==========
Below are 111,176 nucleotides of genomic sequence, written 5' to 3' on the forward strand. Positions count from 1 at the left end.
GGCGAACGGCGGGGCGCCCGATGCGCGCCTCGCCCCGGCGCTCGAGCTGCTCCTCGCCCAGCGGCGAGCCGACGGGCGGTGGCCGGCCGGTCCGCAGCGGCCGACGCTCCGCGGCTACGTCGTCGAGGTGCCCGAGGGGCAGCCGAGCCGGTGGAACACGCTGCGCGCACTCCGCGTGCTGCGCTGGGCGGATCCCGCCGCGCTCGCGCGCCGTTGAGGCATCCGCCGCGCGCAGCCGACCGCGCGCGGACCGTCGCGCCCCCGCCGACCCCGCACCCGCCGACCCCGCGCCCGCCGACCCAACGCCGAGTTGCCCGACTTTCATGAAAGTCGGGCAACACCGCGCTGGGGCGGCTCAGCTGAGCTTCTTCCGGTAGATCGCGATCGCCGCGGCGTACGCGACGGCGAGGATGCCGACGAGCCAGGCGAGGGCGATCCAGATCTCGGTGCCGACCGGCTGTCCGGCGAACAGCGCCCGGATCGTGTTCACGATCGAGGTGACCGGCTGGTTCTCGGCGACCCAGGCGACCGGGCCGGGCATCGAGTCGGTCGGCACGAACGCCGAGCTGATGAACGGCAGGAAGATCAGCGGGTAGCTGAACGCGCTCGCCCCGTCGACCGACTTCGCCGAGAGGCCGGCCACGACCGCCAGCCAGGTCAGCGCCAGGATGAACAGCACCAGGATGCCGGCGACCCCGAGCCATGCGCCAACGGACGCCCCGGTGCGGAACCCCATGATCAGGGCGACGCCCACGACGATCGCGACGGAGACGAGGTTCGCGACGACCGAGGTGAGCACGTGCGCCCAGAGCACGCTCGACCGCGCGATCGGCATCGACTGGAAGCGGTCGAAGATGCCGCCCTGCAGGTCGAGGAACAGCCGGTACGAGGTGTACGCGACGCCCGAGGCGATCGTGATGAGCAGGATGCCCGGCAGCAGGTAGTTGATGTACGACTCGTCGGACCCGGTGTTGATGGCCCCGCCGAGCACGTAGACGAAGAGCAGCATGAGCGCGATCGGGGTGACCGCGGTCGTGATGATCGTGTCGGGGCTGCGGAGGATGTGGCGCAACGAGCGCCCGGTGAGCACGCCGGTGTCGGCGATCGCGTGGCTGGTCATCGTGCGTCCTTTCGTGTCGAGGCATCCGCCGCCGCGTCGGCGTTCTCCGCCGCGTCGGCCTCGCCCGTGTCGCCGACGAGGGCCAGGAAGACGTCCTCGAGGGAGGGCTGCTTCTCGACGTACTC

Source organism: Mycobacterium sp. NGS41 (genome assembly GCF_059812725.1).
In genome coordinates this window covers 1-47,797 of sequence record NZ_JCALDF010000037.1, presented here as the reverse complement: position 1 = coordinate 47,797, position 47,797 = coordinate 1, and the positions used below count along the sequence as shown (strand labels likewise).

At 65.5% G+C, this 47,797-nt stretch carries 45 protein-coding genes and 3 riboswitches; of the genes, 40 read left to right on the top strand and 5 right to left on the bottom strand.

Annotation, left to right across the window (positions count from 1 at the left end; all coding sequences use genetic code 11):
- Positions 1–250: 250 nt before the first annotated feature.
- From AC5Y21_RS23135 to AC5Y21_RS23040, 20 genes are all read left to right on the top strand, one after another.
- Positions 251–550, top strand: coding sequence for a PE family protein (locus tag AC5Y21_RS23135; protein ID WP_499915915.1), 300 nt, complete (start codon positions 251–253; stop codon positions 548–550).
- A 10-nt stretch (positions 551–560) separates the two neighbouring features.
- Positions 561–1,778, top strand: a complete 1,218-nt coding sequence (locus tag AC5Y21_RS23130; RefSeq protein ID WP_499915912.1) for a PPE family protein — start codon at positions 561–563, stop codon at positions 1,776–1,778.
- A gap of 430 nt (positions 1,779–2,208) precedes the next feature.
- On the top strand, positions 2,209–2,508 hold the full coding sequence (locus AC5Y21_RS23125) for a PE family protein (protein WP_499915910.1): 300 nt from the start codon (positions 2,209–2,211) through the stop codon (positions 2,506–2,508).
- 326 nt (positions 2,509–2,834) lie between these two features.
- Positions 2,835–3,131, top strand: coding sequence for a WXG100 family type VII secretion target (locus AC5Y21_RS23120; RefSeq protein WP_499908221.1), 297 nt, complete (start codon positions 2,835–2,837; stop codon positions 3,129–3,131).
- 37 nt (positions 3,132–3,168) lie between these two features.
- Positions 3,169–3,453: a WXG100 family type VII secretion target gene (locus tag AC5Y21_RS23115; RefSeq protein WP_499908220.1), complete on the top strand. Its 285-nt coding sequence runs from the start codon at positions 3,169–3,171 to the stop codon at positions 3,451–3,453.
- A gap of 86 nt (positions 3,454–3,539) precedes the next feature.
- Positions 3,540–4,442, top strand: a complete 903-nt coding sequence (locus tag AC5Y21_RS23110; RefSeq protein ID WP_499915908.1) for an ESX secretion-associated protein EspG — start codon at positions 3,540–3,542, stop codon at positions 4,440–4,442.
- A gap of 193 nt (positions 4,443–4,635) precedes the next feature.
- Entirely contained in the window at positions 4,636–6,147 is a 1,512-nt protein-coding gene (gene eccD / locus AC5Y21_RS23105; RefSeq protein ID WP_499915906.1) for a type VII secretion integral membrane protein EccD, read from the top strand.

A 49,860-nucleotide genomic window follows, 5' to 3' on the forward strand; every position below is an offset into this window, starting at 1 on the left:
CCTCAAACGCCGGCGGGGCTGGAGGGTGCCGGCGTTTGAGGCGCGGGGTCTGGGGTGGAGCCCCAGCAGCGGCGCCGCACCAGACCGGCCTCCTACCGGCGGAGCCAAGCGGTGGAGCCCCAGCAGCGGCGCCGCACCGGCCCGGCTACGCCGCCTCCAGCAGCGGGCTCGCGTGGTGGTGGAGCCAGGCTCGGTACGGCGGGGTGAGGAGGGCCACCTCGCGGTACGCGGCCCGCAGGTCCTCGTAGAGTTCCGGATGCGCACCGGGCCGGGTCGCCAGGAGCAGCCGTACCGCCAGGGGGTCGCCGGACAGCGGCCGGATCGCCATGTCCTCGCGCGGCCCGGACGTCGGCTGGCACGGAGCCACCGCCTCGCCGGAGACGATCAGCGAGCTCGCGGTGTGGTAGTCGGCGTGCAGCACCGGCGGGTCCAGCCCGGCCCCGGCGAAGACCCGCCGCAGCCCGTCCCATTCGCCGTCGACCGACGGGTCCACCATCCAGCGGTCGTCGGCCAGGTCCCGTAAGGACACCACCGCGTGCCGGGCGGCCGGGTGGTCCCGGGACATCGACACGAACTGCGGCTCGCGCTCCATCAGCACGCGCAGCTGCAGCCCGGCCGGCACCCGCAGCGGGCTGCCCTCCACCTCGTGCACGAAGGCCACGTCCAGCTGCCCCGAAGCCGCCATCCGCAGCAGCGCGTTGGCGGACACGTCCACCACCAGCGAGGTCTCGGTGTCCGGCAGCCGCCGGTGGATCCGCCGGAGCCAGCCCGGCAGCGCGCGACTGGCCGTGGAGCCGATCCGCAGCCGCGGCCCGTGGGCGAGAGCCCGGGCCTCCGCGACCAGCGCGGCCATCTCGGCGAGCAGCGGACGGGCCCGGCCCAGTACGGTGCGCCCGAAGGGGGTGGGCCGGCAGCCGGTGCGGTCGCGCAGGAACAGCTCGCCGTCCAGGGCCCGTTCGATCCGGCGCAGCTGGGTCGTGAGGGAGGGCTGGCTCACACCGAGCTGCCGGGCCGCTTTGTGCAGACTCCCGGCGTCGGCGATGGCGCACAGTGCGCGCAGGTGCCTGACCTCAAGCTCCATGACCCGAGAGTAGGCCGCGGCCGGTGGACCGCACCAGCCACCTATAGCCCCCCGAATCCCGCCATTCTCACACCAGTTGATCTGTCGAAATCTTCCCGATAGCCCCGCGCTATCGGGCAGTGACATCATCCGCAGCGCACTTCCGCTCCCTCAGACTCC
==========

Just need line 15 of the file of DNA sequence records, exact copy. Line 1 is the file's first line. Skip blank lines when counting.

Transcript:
- Positions 2,835–3,131, top strand: coding sequence for a WXG100 family type VII secretion target (locus AC5Y21_RS23120; RefSeq protein WP_499908221.1), 297 nt, complete (start codon positions 2,835–2,837; stop codon positions 3,129–3,131).